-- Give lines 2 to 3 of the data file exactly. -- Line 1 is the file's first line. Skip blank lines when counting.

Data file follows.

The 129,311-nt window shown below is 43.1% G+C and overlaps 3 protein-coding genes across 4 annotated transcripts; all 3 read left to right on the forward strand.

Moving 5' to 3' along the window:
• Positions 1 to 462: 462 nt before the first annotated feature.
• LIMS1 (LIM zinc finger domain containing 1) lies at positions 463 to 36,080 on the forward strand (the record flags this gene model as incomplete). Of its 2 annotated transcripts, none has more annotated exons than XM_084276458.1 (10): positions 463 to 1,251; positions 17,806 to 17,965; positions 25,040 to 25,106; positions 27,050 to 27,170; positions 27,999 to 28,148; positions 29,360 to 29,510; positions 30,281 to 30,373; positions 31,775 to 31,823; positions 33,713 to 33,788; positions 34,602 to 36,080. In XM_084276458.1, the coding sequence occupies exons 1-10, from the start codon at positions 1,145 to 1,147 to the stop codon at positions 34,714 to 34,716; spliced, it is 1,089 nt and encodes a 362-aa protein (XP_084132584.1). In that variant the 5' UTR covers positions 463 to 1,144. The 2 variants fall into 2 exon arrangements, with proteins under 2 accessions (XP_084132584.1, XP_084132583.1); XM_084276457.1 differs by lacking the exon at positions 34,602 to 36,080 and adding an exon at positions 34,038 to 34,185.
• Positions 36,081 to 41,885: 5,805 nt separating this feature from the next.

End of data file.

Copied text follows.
Moving 5' to 3' along the window:
• Positions 1 to 462: 462 nt before the first annotated feature.